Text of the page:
Rumour has it that Adele fans attempting to purchase tickets from Adele.com for her 2016 European tour in support of her “25” album were feeling like setting fire to the rain after their information was accidentally shared with the wrong people.
Fans reported that after waiting over an hour to buy tickets, they were sent to a check-out screen with other peoples’ names, addresses and credit card numbers. Others reported that, while other people’s names and addresses were already filled in, credit card information was still blank.
The ticket sales were handled by the ticketing company Songkick, which blamed the problem on high traffic volume on the website.
“Due to extreme load experienced this morning, some of our customers were incorrectly able to preview limited account information belonging to other customers,” it said. It assured customers that nobody was ever able to see payment information, because that isn’t retained.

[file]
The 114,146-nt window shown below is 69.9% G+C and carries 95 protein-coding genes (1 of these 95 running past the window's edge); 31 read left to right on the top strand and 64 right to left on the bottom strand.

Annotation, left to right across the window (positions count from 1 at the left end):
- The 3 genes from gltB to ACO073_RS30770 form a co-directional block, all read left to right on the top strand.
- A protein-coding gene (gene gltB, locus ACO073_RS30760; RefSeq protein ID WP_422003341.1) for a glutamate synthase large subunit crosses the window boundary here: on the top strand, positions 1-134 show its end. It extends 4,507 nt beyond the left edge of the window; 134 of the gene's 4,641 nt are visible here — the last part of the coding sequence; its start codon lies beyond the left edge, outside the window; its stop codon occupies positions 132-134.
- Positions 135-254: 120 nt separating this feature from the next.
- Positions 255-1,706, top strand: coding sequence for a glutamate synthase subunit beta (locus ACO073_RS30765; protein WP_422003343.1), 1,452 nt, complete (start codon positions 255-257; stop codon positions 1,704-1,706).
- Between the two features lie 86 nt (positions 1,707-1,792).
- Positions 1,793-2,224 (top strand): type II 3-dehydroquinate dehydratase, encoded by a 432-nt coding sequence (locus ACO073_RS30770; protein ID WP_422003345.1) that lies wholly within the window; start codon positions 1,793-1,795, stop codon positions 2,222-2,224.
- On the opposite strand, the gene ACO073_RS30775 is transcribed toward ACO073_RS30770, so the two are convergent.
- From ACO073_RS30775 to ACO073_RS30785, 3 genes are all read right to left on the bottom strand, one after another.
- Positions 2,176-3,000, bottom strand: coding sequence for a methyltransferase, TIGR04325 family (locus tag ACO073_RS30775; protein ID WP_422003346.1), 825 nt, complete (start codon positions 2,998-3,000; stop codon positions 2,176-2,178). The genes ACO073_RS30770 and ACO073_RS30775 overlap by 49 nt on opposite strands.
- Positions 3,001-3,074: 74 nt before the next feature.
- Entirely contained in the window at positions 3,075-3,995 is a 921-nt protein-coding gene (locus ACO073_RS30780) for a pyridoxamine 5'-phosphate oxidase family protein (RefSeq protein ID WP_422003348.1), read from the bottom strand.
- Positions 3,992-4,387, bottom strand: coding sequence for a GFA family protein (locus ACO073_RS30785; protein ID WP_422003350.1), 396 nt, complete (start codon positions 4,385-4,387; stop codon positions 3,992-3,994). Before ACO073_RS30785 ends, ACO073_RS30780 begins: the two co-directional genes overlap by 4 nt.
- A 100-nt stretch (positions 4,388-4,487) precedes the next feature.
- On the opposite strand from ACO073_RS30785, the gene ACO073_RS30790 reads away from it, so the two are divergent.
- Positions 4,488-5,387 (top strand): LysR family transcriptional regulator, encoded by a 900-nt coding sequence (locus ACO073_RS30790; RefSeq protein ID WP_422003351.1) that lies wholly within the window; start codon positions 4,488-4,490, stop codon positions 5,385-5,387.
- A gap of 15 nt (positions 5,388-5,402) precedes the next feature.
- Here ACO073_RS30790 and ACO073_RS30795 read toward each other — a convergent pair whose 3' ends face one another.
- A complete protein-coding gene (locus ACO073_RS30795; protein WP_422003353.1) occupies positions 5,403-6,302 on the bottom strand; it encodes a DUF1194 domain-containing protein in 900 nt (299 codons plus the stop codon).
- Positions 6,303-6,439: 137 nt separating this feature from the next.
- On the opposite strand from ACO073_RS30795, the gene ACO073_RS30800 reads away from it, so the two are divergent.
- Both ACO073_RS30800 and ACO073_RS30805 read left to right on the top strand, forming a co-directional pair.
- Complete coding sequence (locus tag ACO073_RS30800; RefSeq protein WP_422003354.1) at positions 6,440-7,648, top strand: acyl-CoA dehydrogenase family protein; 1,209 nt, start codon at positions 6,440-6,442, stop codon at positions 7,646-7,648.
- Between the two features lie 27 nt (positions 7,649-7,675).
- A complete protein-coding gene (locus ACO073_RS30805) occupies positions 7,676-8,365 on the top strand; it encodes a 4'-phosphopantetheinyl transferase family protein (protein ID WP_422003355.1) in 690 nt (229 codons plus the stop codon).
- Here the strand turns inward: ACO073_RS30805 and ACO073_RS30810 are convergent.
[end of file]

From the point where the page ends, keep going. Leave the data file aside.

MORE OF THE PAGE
A security consultant interviewed by the BBC, however, said that it sounded more like the website’s code had been written insecurely, because this sort of thing shouldn’t happen simply due to abnormally high traffic volume.
Bless their soul, but they probably regret storing personal information in the cloud. Let’s hope there’s no skyfall of personal data from the cloud.
To keep up with the constantly evolving world of privacy and security sign up for the Bloomberg BNA Privacy and Security Update.
Notify me when updates are available (No standing order will be created).
Put me on standing order
Notify me when new releases are available (no standing order will be created)